According to a police report, the death of former Nashville Predators captain Greg Johnson was a suicide, another in the long list of suicides by professional athletes.
The Detroit News said on Wednesday that it acquired a Rochester Police report and that the former Nashville Predators captain was found dead by his wife on the morning of July 7th with a gun and a single bullet. He left no death note.
This is another sad example of suicide ending the lives of former NHLers, as we also lost the lives of Derek Boogard and Rick Rypien in recent memory.
This should spark the Nashville Predators organization, as well as people across the world, to take another look at mental health and spark more initiatives for people who do struggle with mental illnesses.
More from Predlines
- Nashville Predators 2023 Training Camp Spotlight: Kiefer Sherwood
- Captain Candidates if Nashville Predators Didn’t Have Roman Josi
- The All-Time 25 Games or Less Nashville Predators Lineup
- Nashville Predators 2023 Training Camp Spotlight: Cody Glass
- Joakim Kemell Flashes his Offense in Nashville Predators Loss to Tampa
Some initiatives were sparked after the deaths of Rypien and Boogard, but there should be more out there, as we still see not only regular people, but current and former players having mental issues as well.
We just saw one of the most inspiring stories in hockey this past year, with Robin Lehner rebounding after having issues with bipolar depression and having a spectacular season with the New York Islanders that earned Vezina Trophy consideration.
Some may also argue that his apparent suicide may also have something to do with the issue of CTE in sports, as we have seen this issue pop up a lot recently in sports, most prominently in Aaron Hernandez, who killed himself in jail in 2017.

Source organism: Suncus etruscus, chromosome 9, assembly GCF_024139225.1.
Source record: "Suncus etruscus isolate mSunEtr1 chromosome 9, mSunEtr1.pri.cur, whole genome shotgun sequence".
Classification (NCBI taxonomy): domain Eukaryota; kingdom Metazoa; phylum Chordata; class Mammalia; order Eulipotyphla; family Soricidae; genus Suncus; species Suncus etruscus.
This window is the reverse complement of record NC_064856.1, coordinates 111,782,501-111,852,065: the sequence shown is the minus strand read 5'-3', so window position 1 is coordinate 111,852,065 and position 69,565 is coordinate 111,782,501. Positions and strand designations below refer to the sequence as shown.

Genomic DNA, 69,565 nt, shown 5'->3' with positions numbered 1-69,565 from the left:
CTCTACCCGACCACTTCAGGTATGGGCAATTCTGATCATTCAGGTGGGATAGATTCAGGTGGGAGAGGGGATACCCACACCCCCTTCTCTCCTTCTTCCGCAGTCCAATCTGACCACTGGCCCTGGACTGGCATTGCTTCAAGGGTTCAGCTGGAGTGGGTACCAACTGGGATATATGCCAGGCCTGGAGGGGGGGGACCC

After all, hockey is a sport that provides a lot of head contact, whether it is the dirty hits and fighting.
This is an example as to why the NHL needs stricter rules as far as hits to the head, whether it is game misconduct penalties or suspensions, these are things that need to be cracked down on.
We already saw a similar situation happen in this year’s playoffs, where Cody Eakin was called for a five-minute penalty for a hit causing Joe Pavelski to bleed through his helmet, which many fans called controversial (mostly Vegas fans).
I honestly agree with the call that the referees made, as it is helping crack down on hits that make contact with the head, which is great for the future of hockey.
Many player’s careers, like Lubomir Visnovsky, have had their careers ended on horrid hits to the head, and it seems like it is always the same guys who are making these hits.
Tom Wilson, who is a repeat offender of making these hits, was responsible for the ending of his career during the 2015 playoffs.
Visnovsky’s career was ended after he took an absolutely brutal hit from Tom Wilson, where his head gets slammed into the boards after being completely stream rolled him into the boards, causing him to be concussed and effectively ending his NHL career.
Players like Tom Wilson need to see harsher punishments for hits that make contact with the head in order to stop them from doing so, and maybe we can see the numbers of concussions go down.
Issues like these are causing players to be messed up upon retirement, which is why they need the mental help in their post-playing careers in the first place, just take a look at the players we’ve lost before.
Brain injuries have had huge effects on NHL players, and preventing them from happening is the best thing the NHL can do right now to prevent more of these things from happening, but they also need to provide more mental help initiatives.
Whether it is cracking down on these hits to the head or sparking new mental health initiatives to help people who suffer from these issues before it’s too late, there is something that needs to be done and the future depends on it.
(In all seriousness, if you ever need someone to talk to, I will offer my help to be there for you, because sometimes you need that and I have felt that same way. So if you’re struggling and need someone to talk to, feel free to DM me on Twitter @ThatGuyColbs or the National Suicide Prevention Lifeline is always there to help, call them at 1-800-273-8255)